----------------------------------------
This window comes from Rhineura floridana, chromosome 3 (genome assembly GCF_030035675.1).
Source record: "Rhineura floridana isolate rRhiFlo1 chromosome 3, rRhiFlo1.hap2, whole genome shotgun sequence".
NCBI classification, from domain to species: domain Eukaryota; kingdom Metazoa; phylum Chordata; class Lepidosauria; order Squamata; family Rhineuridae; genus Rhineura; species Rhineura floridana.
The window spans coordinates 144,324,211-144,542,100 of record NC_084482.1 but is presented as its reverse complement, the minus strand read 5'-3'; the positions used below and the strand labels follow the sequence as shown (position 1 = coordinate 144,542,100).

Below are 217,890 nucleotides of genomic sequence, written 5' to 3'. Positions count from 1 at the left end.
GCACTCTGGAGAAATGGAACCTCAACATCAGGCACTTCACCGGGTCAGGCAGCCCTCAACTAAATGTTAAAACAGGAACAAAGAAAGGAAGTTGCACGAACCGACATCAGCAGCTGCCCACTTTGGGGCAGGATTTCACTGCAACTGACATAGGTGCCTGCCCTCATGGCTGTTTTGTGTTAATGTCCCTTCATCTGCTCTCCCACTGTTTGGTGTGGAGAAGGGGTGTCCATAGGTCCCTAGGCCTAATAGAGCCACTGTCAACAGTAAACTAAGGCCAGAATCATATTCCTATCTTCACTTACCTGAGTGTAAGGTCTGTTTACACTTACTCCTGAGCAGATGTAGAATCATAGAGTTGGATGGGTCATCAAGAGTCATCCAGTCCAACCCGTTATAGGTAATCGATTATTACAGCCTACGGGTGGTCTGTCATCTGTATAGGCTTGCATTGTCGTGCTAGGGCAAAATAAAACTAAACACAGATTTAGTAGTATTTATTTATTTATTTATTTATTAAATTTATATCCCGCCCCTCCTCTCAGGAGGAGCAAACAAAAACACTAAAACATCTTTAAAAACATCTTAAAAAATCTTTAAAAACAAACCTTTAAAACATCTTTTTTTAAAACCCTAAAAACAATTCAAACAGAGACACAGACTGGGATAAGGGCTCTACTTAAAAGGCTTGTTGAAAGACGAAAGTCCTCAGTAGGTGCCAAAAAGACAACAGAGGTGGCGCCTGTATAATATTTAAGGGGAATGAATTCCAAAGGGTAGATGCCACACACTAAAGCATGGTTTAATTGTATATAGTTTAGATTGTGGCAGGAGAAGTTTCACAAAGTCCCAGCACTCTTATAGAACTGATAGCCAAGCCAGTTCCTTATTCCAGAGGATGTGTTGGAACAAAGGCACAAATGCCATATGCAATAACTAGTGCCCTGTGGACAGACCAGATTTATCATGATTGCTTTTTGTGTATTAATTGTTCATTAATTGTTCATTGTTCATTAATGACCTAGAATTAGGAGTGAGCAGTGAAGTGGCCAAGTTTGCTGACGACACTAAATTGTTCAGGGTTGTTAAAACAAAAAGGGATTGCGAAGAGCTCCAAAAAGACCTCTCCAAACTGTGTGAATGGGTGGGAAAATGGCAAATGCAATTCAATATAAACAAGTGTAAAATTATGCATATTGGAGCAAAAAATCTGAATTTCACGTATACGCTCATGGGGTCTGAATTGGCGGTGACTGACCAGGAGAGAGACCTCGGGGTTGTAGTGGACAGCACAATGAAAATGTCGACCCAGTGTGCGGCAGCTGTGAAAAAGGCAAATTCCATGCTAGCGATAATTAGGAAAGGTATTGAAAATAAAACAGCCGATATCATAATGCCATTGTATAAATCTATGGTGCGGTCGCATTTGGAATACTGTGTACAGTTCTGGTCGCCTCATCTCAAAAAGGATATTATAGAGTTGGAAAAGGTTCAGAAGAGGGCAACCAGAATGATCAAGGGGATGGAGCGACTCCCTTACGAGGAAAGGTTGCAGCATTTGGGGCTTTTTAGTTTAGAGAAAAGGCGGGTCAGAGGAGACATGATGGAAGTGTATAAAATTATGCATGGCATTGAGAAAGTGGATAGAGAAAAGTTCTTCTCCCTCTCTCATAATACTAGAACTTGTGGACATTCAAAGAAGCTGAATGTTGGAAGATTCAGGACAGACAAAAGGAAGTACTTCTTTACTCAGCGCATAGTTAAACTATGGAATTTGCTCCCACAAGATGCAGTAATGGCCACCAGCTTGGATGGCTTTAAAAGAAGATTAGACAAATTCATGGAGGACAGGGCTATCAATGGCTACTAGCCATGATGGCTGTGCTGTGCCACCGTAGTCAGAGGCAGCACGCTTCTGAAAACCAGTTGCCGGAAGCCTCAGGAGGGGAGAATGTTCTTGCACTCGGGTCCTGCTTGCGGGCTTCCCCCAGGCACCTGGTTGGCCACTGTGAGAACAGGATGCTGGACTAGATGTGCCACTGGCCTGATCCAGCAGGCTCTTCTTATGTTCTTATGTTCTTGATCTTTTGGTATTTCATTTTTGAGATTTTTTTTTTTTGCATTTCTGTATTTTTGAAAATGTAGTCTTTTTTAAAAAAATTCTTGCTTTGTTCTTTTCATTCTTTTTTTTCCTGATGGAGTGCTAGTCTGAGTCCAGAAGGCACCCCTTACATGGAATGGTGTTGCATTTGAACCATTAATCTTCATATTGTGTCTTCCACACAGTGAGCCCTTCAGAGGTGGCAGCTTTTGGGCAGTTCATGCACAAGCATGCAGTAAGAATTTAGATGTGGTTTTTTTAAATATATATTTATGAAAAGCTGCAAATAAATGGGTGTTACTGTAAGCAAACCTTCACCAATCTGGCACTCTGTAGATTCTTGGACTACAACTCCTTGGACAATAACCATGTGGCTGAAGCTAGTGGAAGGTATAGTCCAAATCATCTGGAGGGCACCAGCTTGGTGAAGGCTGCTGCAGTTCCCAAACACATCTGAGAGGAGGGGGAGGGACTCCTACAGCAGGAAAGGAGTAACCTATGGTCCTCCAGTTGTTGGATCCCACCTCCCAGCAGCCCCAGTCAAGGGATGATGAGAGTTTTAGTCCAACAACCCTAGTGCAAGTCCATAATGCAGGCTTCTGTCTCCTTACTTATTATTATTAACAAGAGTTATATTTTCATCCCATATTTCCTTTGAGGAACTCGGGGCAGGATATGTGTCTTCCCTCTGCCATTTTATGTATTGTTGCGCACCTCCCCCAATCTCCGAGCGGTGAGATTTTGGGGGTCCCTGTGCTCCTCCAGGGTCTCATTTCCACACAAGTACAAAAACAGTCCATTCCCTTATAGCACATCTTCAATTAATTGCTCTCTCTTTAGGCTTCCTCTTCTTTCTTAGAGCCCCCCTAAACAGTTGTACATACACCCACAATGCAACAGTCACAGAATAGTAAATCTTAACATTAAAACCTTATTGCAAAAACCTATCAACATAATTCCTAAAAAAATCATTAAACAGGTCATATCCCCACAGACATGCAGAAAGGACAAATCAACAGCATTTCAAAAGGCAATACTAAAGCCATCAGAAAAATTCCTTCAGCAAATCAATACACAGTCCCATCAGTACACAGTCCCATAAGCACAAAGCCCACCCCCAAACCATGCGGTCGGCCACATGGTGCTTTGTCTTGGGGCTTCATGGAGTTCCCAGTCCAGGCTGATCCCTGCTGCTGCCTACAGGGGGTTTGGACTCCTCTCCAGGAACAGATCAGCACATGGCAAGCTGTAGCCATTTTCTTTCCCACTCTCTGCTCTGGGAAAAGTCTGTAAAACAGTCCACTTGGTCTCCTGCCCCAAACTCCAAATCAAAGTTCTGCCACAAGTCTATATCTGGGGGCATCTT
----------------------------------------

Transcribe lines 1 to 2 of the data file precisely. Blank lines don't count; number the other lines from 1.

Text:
This window comes from Rhineura floridana, chromosome 3 (genome assembly GCF_030035675.1).
Source record: "Rhineura floridana isolate rRhiFlo1 chromosome 3, rRhiFlo1.hap2, whole genome shotgun sequence".